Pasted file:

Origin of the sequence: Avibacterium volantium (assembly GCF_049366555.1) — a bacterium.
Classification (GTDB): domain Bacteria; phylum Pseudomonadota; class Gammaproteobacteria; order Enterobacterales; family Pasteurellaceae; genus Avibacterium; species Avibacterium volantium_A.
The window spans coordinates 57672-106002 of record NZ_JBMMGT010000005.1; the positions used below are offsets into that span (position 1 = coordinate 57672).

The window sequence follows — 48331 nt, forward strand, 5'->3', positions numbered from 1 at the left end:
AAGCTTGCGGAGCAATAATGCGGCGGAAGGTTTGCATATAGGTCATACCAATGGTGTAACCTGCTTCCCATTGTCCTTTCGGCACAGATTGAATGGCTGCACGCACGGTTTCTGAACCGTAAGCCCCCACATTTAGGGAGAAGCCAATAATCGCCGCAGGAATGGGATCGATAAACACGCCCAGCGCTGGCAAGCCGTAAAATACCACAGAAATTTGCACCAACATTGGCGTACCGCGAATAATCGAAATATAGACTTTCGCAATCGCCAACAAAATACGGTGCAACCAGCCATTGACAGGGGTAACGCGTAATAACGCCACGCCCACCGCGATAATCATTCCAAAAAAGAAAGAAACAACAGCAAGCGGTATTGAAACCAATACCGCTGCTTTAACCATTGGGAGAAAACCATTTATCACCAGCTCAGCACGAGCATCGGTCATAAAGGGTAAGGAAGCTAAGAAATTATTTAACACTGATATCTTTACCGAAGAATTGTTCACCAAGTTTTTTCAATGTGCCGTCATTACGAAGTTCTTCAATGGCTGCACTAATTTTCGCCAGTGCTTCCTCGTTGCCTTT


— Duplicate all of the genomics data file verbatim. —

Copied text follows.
Origin of the sequence: Avibacterium volantium (assembly GCF_049366555.1) — a bacterium.
Classification (GTDB): domain Bacteria; phylum Pseudomonadota; class Gammaproteobacteria; order Enterobacterales; family Pasteurellaceae; genus Avibacterium; species Avibacterium volantium_A.
The window spans coordinates 57672-106002 of record NZ_JBMMGT010000005.1; the positions used below are offsets into that span (position 1 = coordinate 57672).

The window sequence follows — 48331 nt, forward strand, 5'->3', positions numbered from 1 at the left end:
AAGCTTGCGGAGCAATAATGCGGCGGAAGGTTTGCATATAGGTCATACCAATGGTGTAACCTGCTTCCCATTGTCCTTTCGGCACAGATTGAATGGCTGCACGCACGGTTTCTGAACCGTAAGCCCCCACATTTAGGGAGAAGCCAATAATCGCCGCAGGAATGGGATCGATAAACACGCCCAGCGCTGGCAAGCCGTAAAATACCACAGAAATTTGCACCAACATTGGCGTACCGCGAATAATCGAAATATAGACTTTCGCAATCGCCAACAAAATACGGTGCAACCAGCCATTGACAGGGGTAACGCGTAATAACGCCACGCCCACCGCGATAATCATTCCAAAAAAGAAAGAAACAACAGCAAGCGGTATTGAAACCAATACCGCTGCTTTAACCATTGGGAGAAAACCATTTATCACCAGCTCAGCACGAGCATCGGTCATAAAGGGTAAGGAAGCTAAGAAATTATTTAACACTGATATCTTTACCGAAGAATTGTTCACCAAGTTTTTTCAATGTGCCGTCATTACGAAGTTCTTCAATGGCTGCACTAATTTTCGCCAGTGCTTCCTCGTTGCCTTT